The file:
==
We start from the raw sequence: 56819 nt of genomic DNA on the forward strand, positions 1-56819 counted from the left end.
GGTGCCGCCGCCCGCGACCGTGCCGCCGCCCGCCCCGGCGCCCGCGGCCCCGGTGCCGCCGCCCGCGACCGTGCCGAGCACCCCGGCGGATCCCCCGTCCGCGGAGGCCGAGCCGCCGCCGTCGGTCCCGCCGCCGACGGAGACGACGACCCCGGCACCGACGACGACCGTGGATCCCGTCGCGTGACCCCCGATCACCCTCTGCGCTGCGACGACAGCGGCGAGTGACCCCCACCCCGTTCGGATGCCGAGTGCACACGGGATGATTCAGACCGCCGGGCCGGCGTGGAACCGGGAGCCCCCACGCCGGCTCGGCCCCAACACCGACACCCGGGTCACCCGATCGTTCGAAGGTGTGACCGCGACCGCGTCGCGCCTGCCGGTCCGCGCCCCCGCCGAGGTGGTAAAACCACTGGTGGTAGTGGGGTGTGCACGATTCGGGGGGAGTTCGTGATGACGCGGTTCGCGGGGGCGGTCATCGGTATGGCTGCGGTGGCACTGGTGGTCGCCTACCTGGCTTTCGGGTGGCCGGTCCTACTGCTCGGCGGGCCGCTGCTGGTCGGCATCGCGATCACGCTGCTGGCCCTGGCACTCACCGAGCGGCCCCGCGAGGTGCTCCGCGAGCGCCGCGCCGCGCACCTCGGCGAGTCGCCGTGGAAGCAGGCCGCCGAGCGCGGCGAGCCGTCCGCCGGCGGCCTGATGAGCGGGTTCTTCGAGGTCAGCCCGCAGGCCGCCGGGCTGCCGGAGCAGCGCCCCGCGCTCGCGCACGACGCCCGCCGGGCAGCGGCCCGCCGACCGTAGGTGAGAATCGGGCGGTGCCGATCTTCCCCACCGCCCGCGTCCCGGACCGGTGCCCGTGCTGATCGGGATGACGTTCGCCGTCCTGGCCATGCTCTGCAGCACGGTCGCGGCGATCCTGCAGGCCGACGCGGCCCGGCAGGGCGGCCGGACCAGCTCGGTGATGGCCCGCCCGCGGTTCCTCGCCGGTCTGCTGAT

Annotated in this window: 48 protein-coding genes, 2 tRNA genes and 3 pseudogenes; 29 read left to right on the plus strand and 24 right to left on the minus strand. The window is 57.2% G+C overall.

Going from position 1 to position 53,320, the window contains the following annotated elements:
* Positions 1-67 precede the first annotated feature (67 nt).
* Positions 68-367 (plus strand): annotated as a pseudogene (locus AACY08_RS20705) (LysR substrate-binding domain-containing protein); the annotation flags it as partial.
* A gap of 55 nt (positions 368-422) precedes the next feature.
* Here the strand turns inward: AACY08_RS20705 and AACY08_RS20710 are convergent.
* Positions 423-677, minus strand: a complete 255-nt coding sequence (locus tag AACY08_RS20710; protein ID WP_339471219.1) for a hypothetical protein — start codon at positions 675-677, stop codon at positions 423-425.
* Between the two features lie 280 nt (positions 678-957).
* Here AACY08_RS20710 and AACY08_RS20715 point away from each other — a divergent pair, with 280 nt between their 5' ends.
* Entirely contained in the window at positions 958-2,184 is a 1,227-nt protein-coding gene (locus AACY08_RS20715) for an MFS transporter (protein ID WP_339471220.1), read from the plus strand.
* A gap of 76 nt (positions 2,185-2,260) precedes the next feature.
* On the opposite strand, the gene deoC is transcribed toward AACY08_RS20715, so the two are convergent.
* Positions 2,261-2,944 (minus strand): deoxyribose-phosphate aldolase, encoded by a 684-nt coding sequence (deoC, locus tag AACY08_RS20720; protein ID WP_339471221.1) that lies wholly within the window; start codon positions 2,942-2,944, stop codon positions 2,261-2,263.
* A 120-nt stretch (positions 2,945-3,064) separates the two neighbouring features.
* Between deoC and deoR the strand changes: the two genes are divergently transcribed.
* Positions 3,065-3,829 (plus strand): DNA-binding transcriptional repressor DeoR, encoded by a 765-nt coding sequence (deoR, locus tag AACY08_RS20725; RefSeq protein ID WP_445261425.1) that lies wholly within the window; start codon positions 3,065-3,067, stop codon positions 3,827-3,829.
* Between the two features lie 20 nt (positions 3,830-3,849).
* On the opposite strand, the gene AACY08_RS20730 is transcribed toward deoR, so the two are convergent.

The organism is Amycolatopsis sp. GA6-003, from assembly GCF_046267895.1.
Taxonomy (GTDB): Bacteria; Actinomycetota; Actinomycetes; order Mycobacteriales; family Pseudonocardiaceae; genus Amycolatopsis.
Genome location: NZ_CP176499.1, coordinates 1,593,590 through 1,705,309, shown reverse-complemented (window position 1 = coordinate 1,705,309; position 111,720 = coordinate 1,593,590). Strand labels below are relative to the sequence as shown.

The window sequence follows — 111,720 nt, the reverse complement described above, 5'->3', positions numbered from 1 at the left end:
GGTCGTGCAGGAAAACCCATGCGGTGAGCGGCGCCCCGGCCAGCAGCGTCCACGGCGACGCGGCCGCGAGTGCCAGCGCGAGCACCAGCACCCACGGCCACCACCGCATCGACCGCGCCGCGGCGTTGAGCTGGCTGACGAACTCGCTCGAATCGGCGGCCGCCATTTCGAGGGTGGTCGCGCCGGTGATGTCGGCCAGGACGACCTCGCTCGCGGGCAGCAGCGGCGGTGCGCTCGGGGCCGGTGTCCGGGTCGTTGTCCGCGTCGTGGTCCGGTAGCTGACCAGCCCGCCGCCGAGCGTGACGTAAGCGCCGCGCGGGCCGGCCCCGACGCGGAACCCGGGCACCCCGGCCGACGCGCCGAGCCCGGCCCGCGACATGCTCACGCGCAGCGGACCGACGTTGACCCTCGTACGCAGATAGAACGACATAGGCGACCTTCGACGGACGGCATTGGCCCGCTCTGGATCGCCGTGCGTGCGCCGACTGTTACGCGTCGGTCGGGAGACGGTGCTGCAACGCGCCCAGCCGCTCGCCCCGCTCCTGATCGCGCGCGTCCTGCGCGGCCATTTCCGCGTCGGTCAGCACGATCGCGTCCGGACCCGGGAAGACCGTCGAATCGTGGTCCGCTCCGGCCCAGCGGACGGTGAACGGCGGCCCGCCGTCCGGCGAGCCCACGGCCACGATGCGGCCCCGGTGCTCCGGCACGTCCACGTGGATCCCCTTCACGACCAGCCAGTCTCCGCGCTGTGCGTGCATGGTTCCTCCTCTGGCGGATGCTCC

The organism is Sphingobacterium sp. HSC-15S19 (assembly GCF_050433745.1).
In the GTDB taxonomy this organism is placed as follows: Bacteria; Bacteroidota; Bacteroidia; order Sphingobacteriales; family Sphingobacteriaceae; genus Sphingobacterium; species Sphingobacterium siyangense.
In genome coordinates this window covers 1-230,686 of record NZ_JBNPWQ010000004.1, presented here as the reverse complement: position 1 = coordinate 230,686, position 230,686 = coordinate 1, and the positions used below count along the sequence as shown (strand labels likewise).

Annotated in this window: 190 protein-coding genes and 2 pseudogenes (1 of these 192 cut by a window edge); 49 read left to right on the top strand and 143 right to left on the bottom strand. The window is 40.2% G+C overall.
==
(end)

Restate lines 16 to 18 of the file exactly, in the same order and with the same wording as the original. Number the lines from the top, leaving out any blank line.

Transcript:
* A 120-nt stretch (positions 2,945-3,064) separates the two neighbouring features.
* Between deoC and deoR the strand changes: the two genes are divergently transcribed.
* Positions 3,065-3,829 (plus strand): DNA-binding transcriptional repressor DeoR, encoded by a 765-nt coding sequence (deoR, locus tag AACY08_RS20725; RefSeq protein ID WP_445261425.1) that lies wholly within the window; start codon positions 3,065-3,067, stop codon positions 3,827-3,829.